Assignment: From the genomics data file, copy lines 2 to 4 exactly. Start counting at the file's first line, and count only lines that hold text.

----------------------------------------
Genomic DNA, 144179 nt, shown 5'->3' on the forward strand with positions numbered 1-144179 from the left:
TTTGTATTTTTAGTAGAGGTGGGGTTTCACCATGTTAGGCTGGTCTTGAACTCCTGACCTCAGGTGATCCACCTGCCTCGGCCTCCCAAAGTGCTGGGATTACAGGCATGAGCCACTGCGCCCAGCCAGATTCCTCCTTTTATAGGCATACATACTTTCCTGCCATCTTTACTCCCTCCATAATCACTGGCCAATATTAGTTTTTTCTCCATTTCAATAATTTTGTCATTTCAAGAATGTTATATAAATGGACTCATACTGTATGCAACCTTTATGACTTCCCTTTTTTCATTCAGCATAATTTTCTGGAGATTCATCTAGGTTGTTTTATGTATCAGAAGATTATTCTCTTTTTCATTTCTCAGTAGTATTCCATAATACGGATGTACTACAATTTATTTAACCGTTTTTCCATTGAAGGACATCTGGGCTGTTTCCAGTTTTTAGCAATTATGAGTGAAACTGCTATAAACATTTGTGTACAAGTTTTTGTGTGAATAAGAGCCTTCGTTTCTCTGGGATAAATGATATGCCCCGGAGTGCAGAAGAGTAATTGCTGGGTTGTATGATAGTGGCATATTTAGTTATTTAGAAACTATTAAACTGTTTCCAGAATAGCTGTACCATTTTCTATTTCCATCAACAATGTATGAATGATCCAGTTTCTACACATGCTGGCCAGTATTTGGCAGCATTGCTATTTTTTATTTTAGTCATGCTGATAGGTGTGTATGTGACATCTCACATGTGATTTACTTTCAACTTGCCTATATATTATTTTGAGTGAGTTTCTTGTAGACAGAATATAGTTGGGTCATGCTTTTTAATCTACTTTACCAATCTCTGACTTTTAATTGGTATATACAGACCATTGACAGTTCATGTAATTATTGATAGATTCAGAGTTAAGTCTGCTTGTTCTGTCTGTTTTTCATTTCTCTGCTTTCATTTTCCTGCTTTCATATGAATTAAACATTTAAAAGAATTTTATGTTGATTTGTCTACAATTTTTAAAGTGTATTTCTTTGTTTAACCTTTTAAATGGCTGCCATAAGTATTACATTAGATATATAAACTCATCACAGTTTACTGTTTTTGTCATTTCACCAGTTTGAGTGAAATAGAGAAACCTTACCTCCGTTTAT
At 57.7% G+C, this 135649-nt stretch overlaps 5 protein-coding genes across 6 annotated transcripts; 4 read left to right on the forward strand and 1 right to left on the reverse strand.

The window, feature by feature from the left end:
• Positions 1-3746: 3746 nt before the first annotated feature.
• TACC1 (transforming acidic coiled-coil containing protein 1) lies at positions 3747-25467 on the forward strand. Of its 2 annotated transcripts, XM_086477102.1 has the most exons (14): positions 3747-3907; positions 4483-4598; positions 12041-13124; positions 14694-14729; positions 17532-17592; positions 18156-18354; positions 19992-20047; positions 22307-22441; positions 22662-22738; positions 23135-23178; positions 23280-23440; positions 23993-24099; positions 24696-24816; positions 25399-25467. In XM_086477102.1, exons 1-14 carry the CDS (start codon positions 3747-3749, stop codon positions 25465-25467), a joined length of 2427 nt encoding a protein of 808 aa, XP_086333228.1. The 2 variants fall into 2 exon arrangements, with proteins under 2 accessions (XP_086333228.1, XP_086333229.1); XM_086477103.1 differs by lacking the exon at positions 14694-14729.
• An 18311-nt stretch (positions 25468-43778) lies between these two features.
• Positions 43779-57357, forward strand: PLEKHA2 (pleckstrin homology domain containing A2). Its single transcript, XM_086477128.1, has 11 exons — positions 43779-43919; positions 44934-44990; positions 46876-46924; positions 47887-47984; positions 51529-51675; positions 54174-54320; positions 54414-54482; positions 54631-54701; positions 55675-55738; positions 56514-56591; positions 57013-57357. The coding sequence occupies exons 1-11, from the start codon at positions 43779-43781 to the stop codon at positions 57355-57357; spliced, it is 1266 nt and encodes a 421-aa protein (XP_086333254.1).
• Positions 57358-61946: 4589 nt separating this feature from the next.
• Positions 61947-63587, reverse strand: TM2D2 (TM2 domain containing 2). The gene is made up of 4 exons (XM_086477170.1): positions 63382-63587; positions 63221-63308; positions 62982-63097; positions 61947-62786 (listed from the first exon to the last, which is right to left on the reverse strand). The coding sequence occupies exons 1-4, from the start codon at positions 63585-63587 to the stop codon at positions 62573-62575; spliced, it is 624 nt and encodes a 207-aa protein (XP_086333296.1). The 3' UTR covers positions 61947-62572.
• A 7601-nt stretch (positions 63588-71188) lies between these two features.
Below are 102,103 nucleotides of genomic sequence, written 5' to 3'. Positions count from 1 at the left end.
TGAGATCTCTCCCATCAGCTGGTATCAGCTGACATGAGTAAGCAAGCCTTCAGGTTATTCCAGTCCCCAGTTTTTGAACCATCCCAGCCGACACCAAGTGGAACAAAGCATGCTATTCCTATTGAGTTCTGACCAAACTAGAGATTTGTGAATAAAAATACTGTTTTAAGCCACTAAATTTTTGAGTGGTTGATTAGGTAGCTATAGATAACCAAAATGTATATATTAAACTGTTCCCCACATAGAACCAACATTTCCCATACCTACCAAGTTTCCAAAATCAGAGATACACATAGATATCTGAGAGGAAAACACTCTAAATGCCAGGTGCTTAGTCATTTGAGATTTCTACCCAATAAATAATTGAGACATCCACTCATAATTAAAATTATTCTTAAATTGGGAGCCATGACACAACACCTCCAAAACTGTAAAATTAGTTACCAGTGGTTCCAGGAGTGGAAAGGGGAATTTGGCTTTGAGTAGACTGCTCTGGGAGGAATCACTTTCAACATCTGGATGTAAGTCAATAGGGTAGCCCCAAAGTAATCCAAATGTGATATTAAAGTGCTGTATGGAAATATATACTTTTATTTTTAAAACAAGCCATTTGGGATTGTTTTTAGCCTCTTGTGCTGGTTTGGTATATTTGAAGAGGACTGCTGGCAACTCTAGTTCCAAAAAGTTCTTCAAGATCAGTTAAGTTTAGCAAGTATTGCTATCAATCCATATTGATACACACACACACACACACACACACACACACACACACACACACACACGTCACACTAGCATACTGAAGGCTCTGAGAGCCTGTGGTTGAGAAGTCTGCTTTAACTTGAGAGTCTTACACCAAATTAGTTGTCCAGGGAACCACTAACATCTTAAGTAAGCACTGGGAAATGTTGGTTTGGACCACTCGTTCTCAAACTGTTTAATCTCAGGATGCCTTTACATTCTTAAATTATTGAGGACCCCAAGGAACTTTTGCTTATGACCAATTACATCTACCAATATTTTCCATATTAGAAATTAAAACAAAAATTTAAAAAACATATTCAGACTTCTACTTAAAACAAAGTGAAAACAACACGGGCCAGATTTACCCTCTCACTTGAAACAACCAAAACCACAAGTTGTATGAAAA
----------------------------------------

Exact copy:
TTTGTATTTTTAGTAGAGGTGGGGTTTCACCATGTTAGGCTGGTCTTGAACTCCTGACCTCAGGTGATCCACCTGCCTCGGCCTCCCAAAGTGCTGGGATTACAGGCATGAGCCACTGCGCCCAGCCAGATTCCTCCTTTTATAGGCATACATACTTTCCTGCCATCTTTACTCCCTCCATAATCACTGGCCAATATTAGTTTTTTCTCCATTTCAATAATTTTGTCATTTCAAGAATGTTATATAAATGGACTCATACTGTATGCAACCTTTATGACTTCCCTTTTTTCATTCAGCATAATTTTCTGGAGATTCATCTAGGTTGTTTTATGTATCAGAAGATTATTCTCTTTTTCATTTCTCAGTAGTATTCCATAATACGGATGTACTACAATTTATTTAACCGTTTTTCCATTGAAGGACATCTGGGCTGTTTCCAGTTTTTAGCAATTATGAGTGAAACTGCTATAAACATTTGTGTACAAGTTTTTGTGTGAATAAGAGCCTTCGTTTCTCTGGGATAAATGATATGCCCCGGAGTGCAGAAGAGTAATTGCTGGGTTGTATGATAGTGGCATATTTAGTTATTTAGAAACTATTAAACTGTTTCCAGAATAGCTGTACCATTTTCTATTTCCATCAACAATGTATGAATGATCCAGTTTCTACACATGCTGGCCAGTATTTGGCAGCATTGCTATTTTTTATTTTAGTCATGCTGATAGGTGTGTATGTGACATCTCACATGTGATTTACTTTCAACTTGCCTATATATTATTTTGAGTGAGTTTCTTGTAGACAGAATATAGTTGGGTCATGCTTTTTAATCTACTTTACCAATCTCTGACTTTTAATTGGTATATACAGACCATTGACAGTTCATGTAATTATTGATAGATTCAGAGTTAAGTCTGCTTGTTCTGTCTGTTTTTCATTTCTCTGCTTTCATTTTCCTGCTTTCATATGAATTAAACATTTAAAAGAATTTTATGTTGATTTGTCTACAATTTTTAAAGTGTATTTCTTTGTTTAACCTTTTAAATGGCTGCCATAAGTATTACATTAGATATATAAACTCATCACAGTTTACTGTTTTTGTCATTTCACCAGTTTGAGTGAAATAGAGAAACCTTACCTCCGTTTAT
At 57.7% G+C, this 135649-nt stretch overlaps 5 protein-coding genes across 6 annotated transcripts; 4 read left to right on the forward strand and 1 right to left on the reverse strand.

The window, feature by feature from the left end: